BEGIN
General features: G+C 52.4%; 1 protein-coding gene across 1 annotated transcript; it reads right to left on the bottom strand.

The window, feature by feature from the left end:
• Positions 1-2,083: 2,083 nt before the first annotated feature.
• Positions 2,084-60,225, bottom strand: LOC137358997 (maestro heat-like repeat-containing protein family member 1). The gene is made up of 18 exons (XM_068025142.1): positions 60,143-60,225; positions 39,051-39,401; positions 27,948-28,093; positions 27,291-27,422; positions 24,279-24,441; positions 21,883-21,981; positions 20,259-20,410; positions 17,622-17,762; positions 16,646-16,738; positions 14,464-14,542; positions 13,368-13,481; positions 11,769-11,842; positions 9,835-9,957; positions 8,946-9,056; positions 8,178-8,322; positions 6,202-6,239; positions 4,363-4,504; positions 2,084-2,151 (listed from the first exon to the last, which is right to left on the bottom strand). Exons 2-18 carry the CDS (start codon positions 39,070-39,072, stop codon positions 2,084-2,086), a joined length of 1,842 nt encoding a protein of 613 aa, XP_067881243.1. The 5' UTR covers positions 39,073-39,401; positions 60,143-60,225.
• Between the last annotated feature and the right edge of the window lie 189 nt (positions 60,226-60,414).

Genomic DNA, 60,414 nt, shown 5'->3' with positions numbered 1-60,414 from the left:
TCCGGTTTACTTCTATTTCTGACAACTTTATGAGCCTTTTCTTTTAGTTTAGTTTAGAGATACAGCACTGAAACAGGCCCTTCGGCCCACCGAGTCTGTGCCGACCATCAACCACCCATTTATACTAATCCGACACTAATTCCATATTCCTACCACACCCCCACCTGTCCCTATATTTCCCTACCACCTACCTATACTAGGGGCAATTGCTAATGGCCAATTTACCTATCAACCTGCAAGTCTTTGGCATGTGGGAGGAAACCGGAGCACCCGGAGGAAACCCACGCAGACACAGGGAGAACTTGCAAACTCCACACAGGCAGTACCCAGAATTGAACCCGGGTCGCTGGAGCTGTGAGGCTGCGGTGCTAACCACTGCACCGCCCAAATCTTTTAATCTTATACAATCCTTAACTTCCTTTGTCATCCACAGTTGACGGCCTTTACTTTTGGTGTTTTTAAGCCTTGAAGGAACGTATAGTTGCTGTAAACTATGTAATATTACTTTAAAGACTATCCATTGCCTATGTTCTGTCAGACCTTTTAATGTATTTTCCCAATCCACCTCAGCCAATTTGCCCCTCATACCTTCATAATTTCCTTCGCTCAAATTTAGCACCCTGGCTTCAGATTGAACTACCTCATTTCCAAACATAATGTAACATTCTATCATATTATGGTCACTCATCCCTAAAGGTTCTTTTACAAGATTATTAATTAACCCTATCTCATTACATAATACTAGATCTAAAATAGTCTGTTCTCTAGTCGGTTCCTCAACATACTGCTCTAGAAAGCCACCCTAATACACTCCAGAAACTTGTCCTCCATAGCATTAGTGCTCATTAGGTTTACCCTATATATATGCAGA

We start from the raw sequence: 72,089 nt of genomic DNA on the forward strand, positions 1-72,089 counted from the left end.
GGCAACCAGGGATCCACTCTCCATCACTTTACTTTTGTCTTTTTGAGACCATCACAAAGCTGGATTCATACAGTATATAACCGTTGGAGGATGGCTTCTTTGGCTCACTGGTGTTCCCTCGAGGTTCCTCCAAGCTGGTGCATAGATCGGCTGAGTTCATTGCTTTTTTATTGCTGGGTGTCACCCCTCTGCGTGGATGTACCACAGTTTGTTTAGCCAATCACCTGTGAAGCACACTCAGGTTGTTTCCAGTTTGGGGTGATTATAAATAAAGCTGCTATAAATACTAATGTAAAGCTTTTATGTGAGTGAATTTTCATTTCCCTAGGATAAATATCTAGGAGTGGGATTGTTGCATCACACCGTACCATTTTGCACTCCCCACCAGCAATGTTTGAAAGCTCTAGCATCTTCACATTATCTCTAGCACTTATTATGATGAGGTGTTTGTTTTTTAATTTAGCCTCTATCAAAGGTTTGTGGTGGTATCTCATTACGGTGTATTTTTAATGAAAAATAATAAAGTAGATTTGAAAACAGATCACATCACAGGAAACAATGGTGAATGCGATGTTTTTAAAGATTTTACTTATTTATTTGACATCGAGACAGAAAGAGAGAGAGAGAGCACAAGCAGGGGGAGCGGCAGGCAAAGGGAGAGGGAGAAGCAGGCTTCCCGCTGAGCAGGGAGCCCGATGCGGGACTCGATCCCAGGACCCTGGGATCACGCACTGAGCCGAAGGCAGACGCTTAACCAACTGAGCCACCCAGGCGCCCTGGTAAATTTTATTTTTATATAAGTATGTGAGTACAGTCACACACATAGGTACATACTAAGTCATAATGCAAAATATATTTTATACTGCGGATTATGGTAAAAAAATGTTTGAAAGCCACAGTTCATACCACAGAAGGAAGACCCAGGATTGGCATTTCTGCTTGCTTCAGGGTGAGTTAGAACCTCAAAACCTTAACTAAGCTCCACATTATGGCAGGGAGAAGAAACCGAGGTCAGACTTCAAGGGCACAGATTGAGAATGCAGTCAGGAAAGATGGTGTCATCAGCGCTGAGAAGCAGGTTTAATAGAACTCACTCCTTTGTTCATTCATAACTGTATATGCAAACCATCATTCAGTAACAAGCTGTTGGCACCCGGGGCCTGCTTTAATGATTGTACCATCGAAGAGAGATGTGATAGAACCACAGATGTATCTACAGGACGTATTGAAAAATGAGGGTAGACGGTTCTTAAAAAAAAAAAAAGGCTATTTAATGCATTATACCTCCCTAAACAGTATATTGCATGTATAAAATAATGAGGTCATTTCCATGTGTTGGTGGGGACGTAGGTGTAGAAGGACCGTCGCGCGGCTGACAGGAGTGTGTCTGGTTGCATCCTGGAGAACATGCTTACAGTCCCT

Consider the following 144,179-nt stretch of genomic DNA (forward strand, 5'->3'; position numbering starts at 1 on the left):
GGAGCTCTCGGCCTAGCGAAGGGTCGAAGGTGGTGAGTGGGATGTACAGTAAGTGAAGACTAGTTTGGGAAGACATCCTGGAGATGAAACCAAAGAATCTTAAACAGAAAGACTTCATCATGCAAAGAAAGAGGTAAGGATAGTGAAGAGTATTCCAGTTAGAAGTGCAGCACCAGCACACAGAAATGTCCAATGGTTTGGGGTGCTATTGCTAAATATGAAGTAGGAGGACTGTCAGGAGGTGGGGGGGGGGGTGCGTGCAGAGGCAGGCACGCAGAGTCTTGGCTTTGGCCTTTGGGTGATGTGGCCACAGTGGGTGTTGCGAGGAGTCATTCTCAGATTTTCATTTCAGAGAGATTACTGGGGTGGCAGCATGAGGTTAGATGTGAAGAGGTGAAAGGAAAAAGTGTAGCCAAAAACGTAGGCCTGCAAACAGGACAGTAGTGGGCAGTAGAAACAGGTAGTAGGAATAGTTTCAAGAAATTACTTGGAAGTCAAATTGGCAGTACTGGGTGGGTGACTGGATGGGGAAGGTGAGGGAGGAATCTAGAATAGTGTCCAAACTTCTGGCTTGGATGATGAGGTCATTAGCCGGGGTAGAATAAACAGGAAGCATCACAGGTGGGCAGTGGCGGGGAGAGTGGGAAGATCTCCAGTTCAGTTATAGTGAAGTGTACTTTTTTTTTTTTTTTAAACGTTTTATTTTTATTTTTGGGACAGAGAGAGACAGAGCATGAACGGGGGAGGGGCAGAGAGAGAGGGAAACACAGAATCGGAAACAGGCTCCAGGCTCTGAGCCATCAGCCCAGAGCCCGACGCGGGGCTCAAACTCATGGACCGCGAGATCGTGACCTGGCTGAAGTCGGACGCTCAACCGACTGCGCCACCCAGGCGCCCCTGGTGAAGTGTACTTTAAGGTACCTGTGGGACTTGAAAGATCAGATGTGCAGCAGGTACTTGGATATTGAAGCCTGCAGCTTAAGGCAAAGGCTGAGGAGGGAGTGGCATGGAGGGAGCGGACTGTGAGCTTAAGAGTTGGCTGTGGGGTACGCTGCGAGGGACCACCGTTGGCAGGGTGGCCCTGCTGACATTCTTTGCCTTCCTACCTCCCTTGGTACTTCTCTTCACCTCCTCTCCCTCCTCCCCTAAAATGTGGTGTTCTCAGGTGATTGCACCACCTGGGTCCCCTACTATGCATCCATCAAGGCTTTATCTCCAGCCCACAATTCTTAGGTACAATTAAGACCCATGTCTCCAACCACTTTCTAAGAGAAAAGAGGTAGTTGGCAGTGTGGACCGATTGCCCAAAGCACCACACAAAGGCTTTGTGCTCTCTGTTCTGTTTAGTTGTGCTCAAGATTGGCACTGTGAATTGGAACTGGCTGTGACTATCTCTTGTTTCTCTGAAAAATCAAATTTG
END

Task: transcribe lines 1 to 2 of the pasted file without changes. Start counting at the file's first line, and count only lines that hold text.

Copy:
General features: G+C 52.4%; 1 protein-coding gene across 1 annotated transcript; it reads right to left on the bottom strand.

The window, feature by feature from the left end: